Vintage Watch Forums

Vintage Collector’s Site for Discussion
Home
Hamilton Watches for Sale
It is currently Sun Feb 26, 2017 3:30 pm

All times are UTC - 8 hours




Post new topic Reply to topic  [ 19 posts ]  Go to page Previous  1, 2
Author Message
 Post subject: Re: Tools
PostPosted: Mon Feb 27, 2012 5:40 am 
Offline
User avatar

Joined: Tue Feb 14, 2012 4:32 pm
Posts: 219
Just look at that leg support!!!


Top
 Profile  
 
 Post subject: Re: Tools
PostPosted: Mon Feb 27, 2012 1:49 pm 
Offline
User avatar

Joined: Thu Feb 16, 2012 7:37 am
Posts: 300
These are also good for support! :oops:
So I been told :lol: :lol:


Attachments:
surport1.jpg
surport1.jpg [ 62.23 KiB | Viewed 2613 times ]

_________________
http://watchesoftheguild.com/home.html
Top
 Profile  
 
 Post subject: Re: Tools
PostPosted: Thu Mar 29, 2012 8:39 am 
Offline

Joined: Wed Mar 28, 2012 12:25 pm
Posts: 4
This is my 1st day here, and thought I'd comment on the vacuum/nylon idea...but now I'm not sure I want to get involved. :lol: At least with those last couple posts-ha!
I also use a white sheet that is attached to the edge of my work table and drapes down onto the floor a foot or two; usually anything dropped lands on it-but we all know how that goes. :roll:
(Depending on what you're using 'em for,if you buy Queen XXX size you save $$)
-PWhandman


Top
 Profile  
 
 Post subject: Re: Tools
PostPosted: Thu Mar 29, 2012 4:52 pm 
Offline
User avatar

Joined: Tue Feb 21, 2012 2:03 pm
Posts: 277
Location: New Zealand
pwhandman wrote:
This is my 1st day here, and thought I'd comment on the vacuum/nylon idea...but now I'm not sure I want to get involved. :lol: At least with those last couple posts-ha!
I also use a white sheet that is attached to the edge of my work table and drapes down onto the floor a foot or two; usually anything dropped lands on it-but we all know how that goes. :roll:
(Depending on what you're using 'em for,if you buy Queen XXX size you save $$)
-PWhandman


One can also use a white apron with velco, that snags under the edge of your bench.

Old timers used to have a wood framed canvas lined tray that pulls out and is nicely tummy shaped.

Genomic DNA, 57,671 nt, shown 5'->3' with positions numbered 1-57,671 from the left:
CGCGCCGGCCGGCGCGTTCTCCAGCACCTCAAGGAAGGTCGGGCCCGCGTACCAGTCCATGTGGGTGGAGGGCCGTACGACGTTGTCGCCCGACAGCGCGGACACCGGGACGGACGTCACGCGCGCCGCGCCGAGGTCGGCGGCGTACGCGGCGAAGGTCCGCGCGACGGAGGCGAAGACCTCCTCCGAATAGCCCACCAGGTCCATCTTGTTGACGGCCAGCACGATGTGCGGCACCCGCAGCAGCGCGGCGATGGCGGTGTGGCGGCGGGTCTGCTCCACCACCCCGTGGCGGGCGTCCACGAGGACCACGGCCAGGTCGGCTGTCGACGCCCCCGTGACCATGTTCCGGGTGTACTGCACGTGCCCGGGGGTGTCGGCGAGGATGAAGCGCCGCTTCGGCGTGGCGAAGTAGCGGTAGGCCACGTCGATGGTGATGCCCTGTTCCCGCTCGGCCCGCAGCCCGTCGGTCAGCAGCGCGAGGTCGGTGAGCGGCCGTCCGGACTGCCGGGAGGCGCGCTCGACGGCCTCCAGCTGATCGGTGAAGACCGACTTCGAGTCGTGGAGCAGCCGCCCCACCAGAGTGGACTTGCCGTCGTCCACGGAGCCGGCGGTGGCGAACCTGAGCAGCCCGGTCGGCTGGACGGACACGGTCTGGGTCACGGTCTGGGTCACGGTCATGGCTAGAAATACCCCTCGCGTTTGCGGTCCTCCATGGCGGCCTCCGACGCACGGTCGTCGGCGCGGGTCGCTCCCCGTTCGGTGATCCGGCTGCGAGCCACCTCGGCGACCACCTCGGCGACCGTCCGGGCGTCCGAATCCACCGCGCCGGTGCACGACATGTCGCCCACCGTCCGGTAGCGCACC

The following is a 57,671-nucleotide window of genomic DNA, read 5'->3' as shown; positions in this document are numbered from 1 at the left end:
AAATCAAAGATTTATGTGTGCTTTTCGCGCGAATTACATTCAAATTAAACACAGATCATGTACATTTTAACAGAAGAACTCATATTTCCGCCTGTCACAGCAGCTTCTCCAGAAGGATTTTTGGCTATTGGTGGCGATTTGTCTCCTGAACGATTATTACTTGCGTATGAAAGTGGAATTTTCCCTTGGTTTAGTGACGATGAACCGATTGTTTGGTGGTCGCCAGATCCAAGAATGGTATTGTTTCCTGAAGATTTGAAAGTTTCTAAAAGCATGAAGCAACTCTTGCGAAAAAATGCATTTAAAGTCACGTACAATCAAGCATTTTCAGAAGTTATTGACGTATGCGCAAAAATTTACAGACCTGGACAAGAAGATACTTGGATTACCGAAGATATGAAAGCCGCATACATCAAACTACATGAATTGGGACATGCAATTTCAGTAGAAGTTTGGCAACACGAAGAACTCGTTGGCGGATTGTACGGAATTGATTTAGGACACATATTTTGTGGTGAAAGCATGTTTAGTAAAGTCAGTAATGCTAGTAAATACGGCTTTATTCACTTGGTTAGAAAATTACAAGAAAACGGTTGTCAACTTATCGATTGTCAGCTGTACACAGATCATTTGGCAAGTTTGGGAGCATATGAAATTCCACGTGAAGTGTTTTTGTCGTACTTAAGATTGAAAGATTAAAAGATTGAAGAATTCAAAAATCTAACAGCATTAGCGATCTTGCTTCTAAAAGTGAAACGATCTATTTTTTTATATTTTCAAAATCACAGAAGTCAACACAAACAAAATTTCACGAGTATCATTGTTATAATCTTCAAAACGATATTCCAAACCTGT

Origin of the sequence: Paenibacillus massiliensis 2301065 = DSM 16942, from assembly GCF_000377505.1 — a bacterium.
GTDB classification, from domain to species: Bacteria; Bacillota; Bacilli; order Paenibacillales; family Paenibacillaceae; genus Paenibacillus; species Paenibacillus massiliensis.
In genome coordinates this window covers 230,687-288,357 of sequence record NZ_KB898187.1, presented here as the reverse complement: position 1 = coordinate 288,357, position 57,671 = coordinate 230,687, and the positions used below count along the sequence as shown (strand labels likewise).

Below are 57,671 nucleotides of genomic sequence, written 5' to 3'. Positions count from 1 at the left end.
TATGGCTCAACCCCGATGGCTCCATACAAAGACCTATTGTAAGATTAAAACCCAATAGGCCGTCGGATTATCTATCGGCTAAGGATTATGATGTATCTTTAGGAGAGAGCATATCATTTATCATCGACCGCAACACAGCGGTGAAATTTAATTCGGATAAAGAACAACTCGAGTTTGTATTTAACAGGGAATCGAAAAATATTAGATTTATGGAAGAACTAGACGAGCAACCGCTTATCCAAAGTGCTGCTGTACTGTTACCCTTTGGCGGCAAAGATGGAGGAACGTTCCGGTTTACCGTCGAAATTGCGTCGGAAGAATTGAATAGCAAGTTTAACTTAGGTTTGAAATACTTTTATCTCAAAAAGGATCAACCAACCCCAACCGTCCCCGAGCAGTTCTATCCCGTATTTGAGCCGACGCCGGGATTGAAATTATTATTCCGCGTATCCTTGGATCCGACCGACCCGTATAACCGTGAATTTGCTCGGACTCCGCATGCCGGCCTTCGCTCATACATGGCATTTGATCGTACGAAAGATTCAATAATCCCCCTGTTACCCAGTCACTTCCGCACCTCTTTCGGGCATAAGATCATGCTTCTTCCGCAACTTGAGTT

I guess the catch rate is near 100% once your tweezers are under control, and you're no longer dealing with 'pings'

_________________
Image


Top
 Profile  
 
 Post subject: Re: Tools
PostPosted: Fri Mar 30, 2012 7:53 am 
Offline
User avatar

Joined: Sat Feb 11, 2012 1:12 pm
Posts: 2142
Location: San Francisco Peninsula
Somewhere around here is an Elgin 8/0 click spring, which was last seen ALMOST correctly installed in its recess in the plate. It was last FELT lightly bouncing off my face before leaving for parts unknown. Good thing I have 4 or 5 8/0 parts movements!

Regarding getting down to 100% catch rate, there's an old joke about a retiring watchmaker saying he had enjoyed his 20 years of watchmaking.

Someone says, "But you've been doing this for 30 years!"

He replies, "20 years as a watchmaker, 10 years spent on the floor looking for lost parts."

_________________
http://gjselgins.blogspot.com/

Don't take life so serious, son. It ain't nohow permanent. - Pogo


Top
 Profile  
 
 Post subject: Re: Tools
PostPosted: Fri Mar 30, 2012 8:20 am 
Offline
User avatar

Joined: Mon Nov 21, 2011 11:59 am
Posts: 1382
^^^Nice one! I will have to remember that one! :D

_________________
Rob

"Tomorrow hopes we have learned something from yesterday." (John Wayne)


Top
 Profile  
 
 Post subject: Re: Tools
PostPosted: Fri Mar 30, 2012 10:50 am 
Offline
User avatar

Joined: Tue Feb 21, 2012 2:03 pm
Posts: 277
Location: New Zealand
GeneJockey wrote:
Regarding getting down to 100% catch rate, there's an old joke about a retiring watchmaker saying he had enjoyed his 20 years of watchmaking.

Someone says, "But you've been doing this for 30 years!"

He replies, "20 years as a watchmaker, 10 years spent on the floor looking for lost parts."


You wouldn't believe the number of small screws, springs and even dial washers, I pulled out of the inside of an old watchmaker's Bergeon 2339 automatic lid oiler when I dismantled and cleaned it (not my photo).

Image

_________________
Image


Top
 Profile  
 
 Post subject: Re: Tools
PostPosted: Fri Aug 22, 2014 11:50 am 
Offline

Joined: Wed Jul 16, 2014 11:53 am
Posts: 2
I dip snuff so I use the left over cans for parts bins, the lids snap on so the are dust free, also some type of pick would be helpful I made mine out of a piece of peg wood and a sewing needle


Top
 Profile  
 
 Post subject: Re: Tools
PostPosted: Wed Mar 04, 2015 9:02 am 
Offline
User avatar

Joined: Tue Mar 03, 2015 3:07 am
Posts: 31
Location: Bealeton, VA
I thought I would revive this as I have a couple of questions.

trim wrote:
Basic Detailing Tools

You will be able to remove the movement from the case (for cleaning of the case), remove the hands (clean, polish and maybe relume) and dial (dusting, or cleaning if enamel).

  • Hand pushers (metal or nylon tipped, but you can get by with a drilled bit of peg wood)

I am having trouble finding these. Is it called something different?

trim wrote:
Basic Servicing Tools

The next step, servicing basic movements

[list]
[*]Oilers

Do you recommend dip oilers or automatic. I like the idea of automatic, but I am finding very few available.

_________________
Time you enjoy wasting is not wasted time.


Top
 Profile  
 
Display posts from previous:  Sort by  
Post new topic Reply to topic  [ 19 posts ]  Go to page Previous  1, 2

All times are UTC - 8 hours


Who is online

Users browsing this forum: No registered users and 1 guest


You cannot post new topics in this forum
You cannot reply to topics in this forum
You cannot edit your posts in this forum
You cannot delete your posts in this forum
You cannot post attachments in this forum

Search for:
Jump to:  
Powered by phpBB © 2000, 2002, 2005, 2007 phpBB Group
Terms of Service